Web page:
German Ragout for Pastetchen

I wasn’t lucky enough to grow up knowing most of my grandparents. By the time I was old enough to remember, there was only my father’s mother, my Oma. And unlike other kids whose grandparents were a car ride away, mine was a plane ride away — all the way across the Atlantic Ocean in Germany. My memories of her are limited; as I got older, so did she, and it wasn’t long before our relationship was limited to what remained in her long-term memory.

One of the memories I wish I’d gotten to have was cooking beside her. She was a solid German cook, making simple, hearty food that had little fuss. On the day we flew in, there was always a tasty broth-based soup waiting for us as lunch. (I still crave broth-based soups after a long plane ride). She also made delicious Christmas cookies, inventing recipes that my cousin Tina has passed down to me.

The other Christmas tradition that she did was make Pastetchen — pastry shells filled with a meat stew. It looks fancy, but it’s really peasant food. Tasty and very filling, my family still has it every year on Christmas Eve. Her recipe, written out in German, is above, written with her signature blue fountain pen. Below is my translation.

Quality Ragout for Pastry Shells.

Good-quality veal! (and neck when it’s not fatty) Let the butcher cut it into small pieces (smaller than for goulash). Brown it in half butter and half margarine with chopped onions. Dust with flour and lightly roast. Deglaze with white wine (cooking wine). Salt and some pepper, lemon juice, Worchester sauce [she means Worchestershire sauce]. Season to taste, and if it isn’t done yet, let it cook lightly a bit more.

Separately, prepare mushrooms in butter with onions (cut small), some parsley (chopped) as well and either mix it with the ragout and pour into the hot pastry shells, or serve on the plate next to the pastry shells (with the ragout). I find the latter better, as it looks better arranged on the plate. (A raw salad is good with this.)

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We make a few changes (beef instead of veal, and adding in peas and carrots), but for the most part, that’s the recipe we still use. And we do serve it with a big green salad!

Merry Christmas!

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Easy Baked Chicken Recipe

When I lived in a co-op in college, everything was bought in bulk— rice, flour, oats, sugar, etc. So whenever my cooking partner Honor and I decided to make chicken for our assigned dinner night, we obviously had to get whole chickens. Since they were bought several days in advance, they came frozen, too. Which was fine, except when Honor and I forgot to thaw the chickens overnight in the fridge.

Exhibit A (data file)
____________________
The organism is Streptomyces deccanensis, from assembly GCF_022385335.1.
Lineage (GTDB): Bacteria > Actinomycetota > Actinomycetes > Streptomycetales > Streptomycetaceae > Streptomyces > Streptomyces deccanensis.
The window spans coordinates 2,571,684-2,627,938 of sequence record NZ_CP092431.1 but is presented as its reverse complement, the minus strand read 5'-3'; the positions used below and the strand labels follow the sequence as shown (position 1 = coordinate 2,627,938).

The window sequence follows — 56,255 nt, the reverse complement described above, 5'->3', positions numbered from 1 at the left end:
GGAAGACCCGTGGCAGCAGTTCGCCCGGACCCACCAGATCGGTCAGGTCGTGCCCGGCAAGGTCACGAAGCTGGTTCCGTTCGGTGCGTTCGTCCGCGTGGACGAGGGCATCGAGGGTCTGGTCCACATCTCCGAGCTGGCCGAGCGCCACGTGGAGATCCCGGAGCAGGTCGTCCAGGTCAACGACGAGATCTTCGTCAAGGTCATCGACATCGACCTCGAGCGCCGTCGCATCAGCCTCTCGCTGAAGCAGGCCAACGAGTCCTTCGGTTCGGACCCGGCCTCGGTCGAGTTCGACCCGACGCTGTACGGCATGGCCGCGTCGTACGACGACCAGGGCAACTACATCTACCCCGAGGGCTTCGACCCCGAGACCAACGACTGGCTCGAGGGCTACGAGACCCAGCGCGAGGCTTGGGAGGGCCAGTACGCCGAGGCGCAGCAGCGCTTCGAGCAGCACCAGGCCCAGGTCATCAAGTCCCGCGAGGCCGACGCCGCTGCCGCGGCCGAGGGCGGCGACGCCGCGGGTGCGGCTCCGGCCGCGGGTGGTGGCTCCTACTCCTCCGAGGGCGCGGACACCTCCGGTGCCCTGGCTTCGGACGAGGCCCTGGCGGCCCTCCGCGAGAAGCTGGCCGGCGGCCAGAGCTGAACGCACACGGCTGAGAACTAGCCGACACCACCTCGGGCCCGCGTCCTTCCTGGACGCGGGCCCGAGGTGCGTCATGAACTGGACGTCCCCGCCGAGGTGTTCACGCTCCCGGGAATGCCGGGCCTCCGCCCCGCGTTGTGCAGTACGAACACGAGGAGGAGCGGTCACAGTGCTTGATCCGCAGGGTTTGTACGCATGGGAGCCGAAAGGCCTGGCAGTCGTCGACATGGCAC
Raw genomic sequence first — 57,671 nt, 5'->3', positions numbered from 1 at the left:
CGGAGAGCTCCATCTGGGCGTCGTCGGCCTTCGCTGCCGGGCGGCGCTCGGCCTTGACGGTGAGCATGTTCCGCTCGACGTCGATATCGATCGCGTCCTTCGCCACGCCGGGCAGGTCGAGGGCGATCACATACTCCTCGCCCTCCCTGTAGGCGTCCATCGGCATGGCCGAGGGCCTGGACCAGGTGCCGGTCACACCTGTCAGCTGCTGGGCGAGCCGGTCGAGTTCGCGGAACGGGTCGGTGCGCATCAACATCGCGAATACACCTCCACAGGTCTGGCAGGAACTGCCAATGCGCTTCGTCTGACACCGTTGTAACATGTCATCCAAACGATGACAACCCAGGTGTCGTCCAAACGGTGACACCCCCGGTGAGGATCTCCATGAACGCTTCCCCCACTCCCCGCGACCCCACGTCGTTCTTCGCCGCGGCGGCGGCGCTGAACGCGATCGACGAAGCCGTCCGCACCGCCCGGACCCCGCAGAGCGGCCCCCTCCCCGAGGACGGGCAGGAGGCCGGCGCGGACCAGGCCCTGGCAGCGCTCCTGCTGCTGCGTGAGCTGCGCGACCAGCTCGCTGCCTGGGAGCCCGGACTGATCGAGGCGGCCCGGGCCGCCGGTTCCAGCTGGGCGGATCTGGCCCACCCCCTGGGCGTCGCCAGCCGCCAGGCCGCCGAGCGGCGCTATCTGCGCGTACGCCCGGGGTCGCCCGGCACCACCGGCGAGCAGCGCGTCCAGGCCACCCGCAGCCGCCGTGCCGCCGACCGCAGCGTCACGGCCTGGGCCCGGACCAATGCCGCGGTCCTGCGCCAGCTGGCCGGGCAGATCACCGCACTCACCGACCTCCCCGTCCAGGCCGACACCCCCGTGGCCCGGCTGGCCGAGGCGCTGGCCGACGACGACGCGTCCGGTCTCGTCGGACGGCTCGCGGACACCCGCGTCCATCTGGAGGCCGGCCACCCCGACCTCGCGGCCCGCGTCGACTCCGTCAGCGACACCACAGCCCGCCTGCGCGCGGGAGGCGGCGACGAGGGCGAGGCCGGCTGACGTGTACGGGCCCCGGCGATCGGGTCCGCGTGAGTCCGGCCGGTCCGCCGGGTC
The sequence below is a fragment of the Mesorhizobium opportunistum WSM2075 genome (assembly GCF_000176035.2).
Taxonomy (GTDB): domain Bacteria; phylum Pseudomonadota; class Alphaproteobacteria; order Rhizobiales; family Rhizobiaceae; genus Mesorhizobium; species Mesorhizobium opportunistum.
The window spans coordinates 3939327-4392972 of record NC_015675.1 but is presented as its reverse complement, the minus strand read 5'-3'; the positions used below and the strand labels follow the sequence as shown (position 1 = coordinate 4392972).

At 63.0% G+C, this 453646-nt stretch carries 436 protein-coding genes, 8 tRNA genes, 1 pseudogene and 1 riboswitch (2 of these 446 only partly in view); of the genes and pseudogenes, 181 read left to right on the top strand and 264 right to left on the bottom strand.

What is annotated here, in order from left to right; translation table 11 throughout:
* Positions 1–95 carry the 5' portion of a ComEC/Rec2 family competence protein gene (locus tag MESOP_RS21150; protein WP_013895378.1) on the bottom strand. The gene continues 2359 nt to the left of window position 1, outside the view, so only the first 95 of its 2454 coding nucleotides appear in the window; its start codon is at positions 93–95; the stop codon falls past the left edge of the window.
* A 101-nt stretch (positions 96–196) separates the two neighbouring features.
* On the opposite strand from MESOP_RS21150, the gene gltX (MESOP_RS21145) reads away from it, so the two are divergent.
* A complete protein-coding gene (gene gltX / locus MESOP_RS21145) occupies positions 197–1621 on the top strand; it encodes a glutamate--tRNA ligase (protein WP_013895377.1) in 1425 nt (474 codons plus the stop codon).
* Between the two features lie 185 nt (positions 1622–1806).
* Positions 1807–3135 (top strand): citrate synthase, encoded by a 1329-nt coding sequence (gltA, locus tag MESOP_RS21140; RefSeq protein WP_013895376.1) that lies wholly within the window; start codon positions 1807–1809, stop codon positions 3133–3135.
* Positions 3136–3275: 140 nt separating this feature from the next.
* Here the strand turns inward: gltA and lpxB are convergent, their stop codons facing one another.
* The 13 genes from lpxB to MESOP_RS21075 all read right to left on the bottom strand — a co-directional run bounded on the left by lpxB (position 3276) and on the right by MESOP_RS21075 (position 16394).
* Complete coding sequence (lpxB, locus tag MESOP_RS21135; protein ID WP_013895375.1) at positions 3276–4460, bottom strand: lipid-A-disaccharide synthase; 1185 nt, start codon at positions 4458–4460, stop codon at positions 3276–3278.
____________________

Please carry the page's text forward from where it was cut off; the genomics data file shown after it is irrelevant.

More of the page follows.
me & honor during a post-college kitchen reunion

me & honor

The scene the next afternoon would be this:

Me: Hey, what time do you think we should start cooking tonight?

Honor: Well, dinner’s at seven, the tabbouleh’s already in the fridge, the hummus shouldn’t take too long… how long do you think the chicken will take?

*beat*

Honor: Oh no.

Me: We forgot to defrost the chicken.

What would then follow was a series of creative defrosting attempts. If we remembered early enough, we’d put the chickens in the fridge. Then, that afternoon, we’d give them a cold water bath while we prepped everything else. Still, the chicken was often not completely thawed by the time we were planning to prep it for roasting. So we went to plan B: shish-kebabs. Honor would take a pair of sturdy kitchen scissors and cut the meat up into cubes, which she then marinated in some sort of lemon-y concoction while I attended to the rest of the dinner.

Whatever Honor made always tasted delicious. So much so, that I started paying attention to what she was putting into the marinade, and then experimenting with it myself— not with shish-kebab’d pieces, but with chicken thighs and tenders. Over the years, as I was only cooking for myself, it became my go-to recipe for baking moist chicken that was full of flavor. The best part is, you can marinate a bunch in advance, and then just pull out the pieces of chicken you want, bake those, and go. I like to eat it plain, but sometimes I also chop it up and serve it with rice, pasta, or over a salad.

Easy Baked Chicken Recipe Continue reading